8. Jiveturkey says:

    Anyone unfamiliar with Blue Weed Wolf and His Big Happy Brick should not consider themselves literate.

    • OK, I confess great gullibility. I googled “Blue Weed Wolf and His Big Happy Brick” and got a bunch of Marijuana related hits. When I was young we called it “pot” or “grass.”

  9. The name The Little Blue Bastard pretty much just made my day.

    I still think it’s made-up and someone is either pulling our leg or was really tired the day they created these decal thingies. Those don’t look like Lucy-Cousins or even Simms-Taback eyebrows to me, though I’m very often wrong.

  10. Maybe whoever was in charge of designing the Children’s Book Areas at Barnes and Noble and getting permission from publishers/illustrators added their own doodle to the mix…

  11. Even if we never know the true identity of the LBB, I shall still be forever in love with this post and its comments section.

  12. Fran Manushkin says:

    Me too! It’s a lot of fun and also a great interruption to my work. I always look for these.

  13. Sam Bloom says:

    I’m officially driving to my nearest B&N ASAP so I can SMH and LOL at the LBB. =)

  14. Well it’s been a few days and no answer from B&N Marketing. I sincerely doubt it’s made up. I imagine whenever the re-did the Children’s sections in the late 90s someone designed these and got licenses for all the characters. They probably even got publishers to chip in to “promote” thier characters. So some publisher probably had something coming out by Cousins or Tabeck that had this character in it and it’s since gone out of print. They should have stuck to a classic character but they didn’t and now we have the guy that will go down in history as the Little Blue Bastard which I love. Someday someone is going to be leafing through an old picture book in a used bok store and come across this guy. I can’t wait for that day.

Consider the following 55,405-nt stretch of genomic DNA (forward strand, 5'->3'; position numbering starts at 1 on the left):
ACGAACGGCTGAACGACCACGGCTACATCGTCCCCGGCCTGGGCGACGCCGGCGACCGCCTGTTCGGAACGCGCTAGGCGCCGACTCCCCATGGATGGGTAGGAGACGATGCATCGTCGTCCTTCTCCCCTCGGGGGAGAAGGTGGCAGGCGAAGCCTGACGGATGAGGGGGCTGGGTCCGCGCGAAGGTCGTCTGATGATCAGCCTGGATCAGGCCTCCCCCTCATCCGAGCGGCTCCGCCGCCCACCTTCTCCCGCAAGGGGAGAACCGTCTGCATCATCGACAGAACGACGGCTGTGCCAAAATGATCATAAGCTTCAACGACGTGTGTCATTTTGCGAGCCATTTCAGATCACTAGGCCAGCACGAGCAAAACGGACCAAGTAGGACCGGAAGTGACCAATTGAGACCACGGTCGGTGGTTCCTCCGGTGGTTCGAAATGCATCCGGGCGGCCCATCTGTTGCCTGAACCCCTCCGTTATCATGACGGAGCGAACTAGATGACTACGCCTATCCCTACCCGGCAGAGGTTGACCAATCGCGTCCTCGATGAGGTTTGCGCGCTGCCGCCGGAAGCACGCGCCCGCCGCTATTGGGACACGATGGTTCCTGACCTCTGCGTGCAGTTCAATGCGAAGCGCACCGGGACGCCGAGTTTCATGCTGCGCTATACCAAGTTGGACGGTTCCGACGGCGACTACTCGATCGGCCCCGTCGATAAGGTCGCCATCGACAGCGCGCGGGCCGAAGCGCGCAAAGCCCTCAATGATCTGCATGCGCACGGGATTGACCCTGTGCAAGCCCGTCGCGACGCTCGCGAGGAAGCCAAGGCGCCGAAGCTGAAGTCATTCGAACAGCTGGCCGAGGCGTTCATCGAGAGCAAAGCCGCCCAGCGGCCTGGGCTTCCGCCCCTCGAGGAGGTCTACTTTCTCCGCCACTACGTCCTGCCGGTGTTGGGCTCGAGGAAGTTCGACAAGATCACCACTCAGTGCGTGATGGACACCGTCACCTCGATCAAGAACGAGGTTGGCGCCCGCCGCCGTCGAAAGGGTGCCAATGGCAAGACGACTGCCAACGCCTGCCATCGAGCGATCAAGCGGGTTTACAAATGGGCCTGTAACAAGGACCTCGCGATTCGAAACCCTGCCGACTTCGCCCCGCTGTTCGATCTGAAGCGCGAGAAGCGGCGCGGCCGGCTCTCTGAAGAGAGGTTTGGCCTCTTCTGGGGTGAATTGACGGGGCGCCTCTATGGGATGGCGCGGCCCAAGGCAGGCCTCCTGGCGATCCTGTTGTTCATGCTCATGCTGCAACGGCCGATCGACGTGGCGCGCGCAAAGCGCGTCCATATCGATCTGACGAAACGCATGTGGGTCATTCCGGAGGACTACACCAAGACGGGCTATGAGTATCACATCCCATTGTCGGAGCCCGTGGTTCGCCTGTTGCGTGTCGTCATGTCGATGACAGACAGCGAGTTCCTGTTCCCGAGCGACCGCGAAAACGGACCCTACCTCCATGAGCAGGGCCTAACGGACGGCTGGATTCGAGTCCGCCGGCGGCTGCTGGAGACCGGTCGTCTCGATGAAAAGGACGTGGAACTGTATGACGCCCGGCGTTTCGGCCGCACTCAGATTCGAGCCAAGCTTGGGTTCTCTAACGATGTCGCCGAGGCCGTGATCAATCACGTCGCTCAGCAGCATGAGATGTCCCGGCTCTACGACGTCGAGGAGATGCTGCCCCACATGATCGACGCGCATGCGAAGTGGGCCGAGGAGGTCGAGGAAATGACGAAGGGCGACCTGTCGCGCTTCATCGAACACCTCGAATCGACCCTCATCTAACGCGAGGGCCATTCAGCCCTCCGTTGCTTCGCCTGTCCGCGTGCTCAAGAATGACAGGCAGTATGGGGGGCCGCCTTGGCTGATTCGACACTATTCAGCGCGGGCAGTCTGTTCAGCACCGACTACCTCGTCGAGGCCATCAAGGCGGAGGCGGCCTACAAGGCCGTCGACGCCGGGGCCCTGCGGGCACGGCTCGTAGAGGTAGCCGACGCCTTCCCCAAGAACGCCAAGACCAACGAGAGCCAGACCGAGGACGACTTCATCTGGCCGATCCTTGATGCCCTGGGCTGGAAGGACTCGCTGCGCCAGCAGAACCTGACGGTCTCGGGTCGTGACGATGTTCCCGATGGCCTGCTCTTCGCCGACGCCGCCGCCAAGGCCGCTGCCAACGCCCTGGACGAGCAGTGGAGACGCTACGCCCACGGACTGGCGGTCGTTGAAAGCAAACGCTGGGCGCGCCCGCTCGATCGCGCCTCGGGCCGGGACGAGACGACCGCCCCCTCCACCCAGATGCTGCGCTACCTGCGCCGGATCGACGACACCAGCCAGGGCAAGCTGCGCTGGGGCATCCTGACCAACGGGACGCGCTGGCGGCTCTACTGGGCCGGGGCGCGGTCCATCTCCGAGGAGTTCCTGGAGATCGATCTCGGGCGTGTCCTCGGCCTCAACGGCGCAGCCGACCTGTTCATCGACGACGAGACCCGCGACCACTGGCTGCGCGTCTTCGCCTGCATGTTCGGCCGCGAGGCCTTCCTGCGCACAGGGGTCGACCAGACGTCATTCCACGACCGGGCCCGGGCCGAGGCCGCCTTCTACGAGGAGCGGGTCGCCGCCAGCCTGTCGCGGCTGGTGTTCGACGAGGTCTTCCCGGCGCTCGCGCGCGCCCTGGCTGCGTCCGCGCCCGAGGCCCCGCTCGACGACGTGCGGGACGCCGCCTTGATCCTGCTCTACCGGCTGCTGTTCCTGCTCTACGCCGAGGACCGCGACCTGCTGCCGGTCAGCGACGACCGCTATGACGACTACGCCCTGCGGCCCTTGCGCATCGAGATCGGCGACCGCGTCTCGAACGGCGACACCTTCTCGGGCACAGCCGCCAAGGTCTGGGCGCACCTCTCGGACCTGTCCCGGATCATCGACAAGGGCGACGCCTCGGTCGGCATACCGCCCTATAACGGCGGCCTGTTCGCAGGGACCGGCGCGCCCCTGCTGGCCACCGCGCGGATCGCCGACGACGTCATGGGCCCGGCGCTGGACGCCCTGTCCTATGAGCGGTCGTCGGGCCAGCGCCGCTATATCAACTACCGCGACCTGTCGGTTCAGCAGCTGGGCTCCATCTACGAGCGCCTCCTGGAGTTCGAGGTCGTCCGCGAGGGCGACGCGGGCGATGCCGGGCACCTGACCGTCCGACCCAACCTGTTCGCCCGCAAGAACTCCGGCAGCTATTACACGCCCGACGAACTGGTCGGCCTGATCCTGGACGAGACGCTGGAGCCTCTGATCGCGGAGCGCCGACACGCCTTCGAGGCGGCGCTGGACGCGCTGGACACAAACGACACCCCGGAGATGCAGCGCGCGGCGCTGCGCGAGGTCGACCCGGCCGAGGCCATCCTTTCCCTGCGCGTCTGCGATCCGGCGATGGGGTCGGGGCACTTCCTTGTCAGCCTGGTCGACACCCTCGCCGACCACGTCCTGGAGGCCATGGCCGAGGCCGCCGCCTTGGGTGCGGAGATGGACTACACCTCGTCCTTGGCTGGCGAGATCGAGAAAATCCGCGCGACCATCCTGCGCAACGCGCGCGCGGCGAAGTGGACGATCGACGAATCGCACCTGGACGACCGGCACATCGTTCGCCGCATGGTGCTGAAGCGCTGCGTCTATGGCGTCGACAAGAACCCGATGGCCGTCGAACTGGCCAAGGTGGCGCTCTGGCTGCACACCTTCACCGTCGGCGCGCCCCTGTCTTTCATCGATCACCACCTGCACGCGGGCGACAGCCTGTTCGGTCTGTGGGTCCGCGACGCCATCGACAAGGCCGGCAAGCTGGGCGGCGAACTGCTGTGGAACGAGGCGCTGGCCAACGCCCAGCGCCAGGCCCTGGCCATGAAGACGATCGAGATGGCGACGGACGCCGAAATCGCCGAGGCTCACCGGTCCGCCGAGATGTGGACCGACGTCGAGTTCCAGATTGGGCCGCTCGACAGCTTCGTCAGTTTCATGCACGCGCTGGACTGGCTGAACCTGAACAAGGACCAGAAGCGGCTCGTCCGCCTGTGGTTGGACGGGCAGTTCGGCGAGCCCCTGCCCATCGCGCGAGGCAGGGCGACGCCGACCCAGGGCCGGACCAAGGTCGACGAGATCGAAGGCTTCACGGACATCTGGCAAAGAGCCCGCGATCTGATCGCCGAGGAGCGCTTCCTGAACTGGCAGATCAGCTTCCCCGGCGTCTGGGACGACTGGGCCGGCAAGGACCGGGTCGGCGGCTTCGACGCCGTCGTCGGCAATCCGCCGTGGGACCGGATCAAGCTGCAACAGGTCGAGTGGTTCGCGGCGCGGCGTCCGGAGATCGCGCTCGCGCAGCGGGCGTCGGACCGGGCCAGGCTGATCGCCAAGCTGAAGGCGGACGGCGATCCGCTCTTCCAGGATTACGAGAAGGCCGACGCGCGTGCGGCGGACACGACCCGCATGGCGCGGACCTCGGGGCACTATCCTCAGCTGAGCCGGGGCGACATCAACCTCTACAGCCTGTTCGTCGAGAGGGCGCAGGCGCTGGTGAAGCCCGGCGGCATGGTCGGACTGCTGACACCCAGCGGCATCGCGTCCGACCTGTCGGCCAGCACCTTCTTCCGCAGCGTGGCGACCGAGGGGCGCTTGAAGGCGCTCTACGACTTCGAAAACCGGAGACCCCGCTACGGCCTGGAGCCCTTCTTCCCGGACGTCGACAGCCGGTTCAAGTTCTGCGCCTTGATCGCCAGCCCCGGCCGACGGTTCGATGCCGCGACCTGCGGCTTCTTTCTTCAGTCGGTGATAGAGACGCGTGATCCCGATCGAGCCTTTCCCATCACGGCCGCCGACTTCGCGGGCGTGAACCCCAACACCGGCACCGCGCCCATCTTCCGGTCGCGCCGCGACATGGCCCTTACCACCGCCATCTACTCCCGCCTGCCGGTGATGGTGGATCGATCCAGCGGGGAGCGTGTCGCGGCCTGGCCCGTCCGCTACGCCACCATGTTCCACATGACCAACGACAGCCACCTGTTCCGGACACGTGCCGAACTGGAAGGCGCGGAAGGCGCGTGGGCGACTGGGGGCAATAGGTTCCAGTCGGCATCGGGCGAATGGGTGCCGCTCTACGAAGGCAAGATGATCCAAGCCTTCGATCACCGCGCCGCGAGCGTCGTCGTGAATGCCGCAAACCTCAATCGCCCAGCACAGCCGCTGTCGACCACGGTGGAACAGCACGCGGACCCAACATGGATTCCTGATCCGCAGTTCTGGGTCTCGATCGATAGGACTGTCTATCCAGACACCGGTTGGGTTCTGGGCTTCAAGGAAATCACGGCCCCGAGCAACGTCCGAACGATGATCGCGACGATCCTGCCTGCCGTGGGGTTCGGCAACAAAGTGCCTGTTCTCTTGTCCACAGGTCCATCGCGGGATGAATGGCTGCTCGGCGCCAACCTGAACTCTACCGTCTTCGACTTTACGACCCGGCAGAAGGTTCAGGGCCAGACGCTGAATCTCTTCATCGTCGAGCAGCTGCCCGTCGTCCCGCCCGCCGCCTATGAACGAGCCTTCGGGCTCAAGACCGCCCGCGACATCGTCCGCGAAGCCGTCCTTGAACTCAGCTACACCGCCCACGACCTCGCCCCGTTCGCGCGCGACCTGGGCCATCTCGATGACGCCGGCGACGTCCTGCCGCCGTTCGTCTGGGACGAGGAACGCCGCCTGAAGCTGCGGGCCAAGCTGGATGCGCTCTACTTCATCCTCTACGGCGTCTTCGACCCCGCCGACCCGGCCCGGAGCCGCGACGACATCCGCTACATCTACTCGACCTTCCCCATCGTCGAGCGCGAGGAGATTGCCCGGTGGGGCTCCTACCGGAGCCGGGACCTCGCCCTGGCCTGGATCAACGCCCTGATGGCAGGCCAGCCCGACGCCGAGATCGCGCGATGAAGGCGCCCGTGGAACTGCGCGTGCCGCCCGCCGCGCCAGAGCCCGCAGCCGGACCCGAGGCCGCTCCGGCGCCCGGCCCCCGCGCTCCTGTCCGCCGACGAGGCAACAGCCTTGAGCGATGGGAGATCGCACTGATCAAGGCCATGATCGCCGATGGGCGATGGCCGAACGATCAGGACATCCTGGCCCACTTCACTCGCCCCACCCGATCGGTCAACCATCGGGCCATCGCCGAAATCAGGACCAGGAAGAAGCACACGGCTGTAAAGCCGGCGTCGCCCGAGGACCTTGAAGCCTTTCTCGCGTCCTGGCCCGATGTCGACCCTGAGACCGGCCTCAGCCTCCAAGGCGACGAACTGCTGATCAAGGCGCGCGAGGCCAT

• Travis Jonker says:

      Thanks again for looking into the matter, Jim! I agree that it would be pretty odd for the character to not be from an actual book, so I’m holding out hope someone comes across the answer

  15. Whoever it is… if your only legacy is The Little Blue Bastard, well, then that’s one heck of a way to go, friend.

  16. Has anyone in blogland or someone at BNN tried to contact Lucy Cousins or Sims Tabeck to see if they recognize it?

  17. Halley Repasch says:

    I was the kids’ lead for years, and kids always asked me this… I told them he was the big bad wolf. I always assumed (after asking several people all over and nobody having a clue) that he was maybe an easter egg, as in somebody from the design team let their child draw him and just put him up for fun.

  18. If anyone was wondering, if you contextual click on this image in Chrome and choose “search Google for this image” you get nothing. Well, you get a lot, but no helpful results. Here’s a screen shot of what came up: http://ow.ly/MccZT

  19. I did an exhaustive search a while back, too. Hanging up my sleuthing hat…
    I think it looks like a rough sketch by Quentin Blake or Shel Silverstein — like, maybe it was drawn super-fast (at a booksigning, maybe?) and then someone copied and enlarged it. The double ear lines and the extra lines inside the eyeballs suggest to me that it wasn’t final art from a printed book.
    Fun comments here!